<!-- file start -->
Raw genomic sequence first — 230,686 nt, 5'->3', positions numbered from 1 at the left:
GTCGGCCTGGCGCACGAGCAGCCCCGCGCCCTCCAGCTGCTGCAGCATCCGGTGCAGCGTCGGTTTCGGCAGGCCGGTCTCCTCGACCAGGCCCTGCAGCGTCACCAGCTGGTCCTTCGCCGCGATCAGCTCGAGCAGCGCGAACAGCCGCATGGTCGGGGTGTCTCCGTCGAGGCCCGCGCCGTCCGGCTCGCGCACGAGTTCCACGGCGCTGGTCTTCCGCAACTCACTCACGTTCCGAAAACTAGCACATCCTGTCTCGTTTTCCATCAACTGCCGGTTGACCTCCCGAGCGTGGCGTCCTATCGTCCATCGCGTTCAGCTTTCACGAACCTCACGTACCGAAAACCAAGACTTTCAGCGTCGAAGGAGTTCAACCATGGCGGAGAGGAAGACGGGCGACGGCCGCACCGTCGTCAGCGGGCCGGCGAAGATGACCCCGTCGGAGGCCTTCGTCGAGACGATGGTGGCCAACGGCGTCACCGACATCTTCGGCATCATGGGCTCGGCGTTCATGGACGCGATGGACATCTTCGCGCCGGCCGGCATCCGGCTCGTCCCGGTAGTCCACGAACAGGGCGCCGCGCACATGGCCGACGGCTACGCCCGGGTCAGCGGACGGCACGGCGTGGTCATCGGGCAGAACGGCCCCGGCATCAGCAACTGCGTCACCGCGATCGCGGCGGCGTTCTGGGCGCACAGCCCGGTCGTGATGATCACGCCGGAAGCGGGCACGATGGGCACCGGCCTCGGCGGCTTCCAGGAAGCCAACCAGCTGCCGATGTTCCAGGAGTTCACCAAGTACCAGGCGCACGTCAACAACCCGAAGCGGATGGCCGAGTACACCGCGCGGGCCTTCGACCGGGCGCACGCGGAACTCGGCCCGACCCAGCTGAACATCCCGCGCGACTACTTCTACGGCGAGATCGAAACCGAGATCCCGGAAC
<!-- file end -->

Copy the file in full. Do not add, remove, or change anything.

Raw genomic sequence first — 230,686 nt, 5'->3', positions numbered from 1 at the left:
GTCGGCCTGGCGCACGAGCAGCCCCGCGCCCTCCAGCTGCTGCAGCATCCGGTGCAGCGTCGGTTTCGGCAGGCCGGTCTCCTCGACCAGGCCCTGCAGCGTCACCAGCTGGTCCTTCGCCGCGATCAGCTCGAGCAGCGCGAACAGCCGCATGGTCGGGGTGTCTCCGTCGAGGCCCGCGCCGTCCGGCTCGCGCACGAGTTCCACGGCGCTGGTCTTCCGCAACTCACTCACGTTCCGAAAACTAGCACATCCTGTCTCGTTTTCCATCAACTGCCGGTTGACCTCCCGAGCGTGGCGTCCTATCGTCCATCGCGTTCAGCTTTCACGAACCTCACGTACCGAAAACCAAGACTTTCAGCGTCGAAGGAGTTCAACCATGGCGGAGAGGAAGACGGGCGACGGCCGCACCGTCGTCAGCGGGCCGGCGAAGATGACCCCGTCGGAGGCCTTCGTCGAGACGATGGTGGCCAACGGCGTCACCGACATCTTCGGCATCATGGGCTCGGCGTTCATGGACGCGATGGACATCTTCGCGCCGGCCGGCATCCGGCTCGTCCCGGTAGTCCACGAACAGGGCGCCGCGCACATGGCCGACGGCTACGCCCGGGTCAGCGGACGGCACGGCGTGGTCATCGGGCAGAACGGCCCCGGCATCAGCAACTGCGTCACCGCGATCGCGGCGGCGTTCTGGGCGCACAGCCCGGTCGTGATGATCACGCCGGAAGCGGGCACGATGGGCACCGGCCTCGGCGGCTTCCAGGAAGCCAACCAGCTGCCGATGTTCCAGGAGTTCACCAAGTACCAGGCGCACGTCAACAACCCGAAGCGGATGGCCGAGTACACCGCGCGGGCCTTCGACCGGGCGCACGCGGAACTCGGCCCGACCCAGCTGAACATCCCGCGCGACTACTTCTACGGCGAGATCGAAACCGAGATCCCGGAAC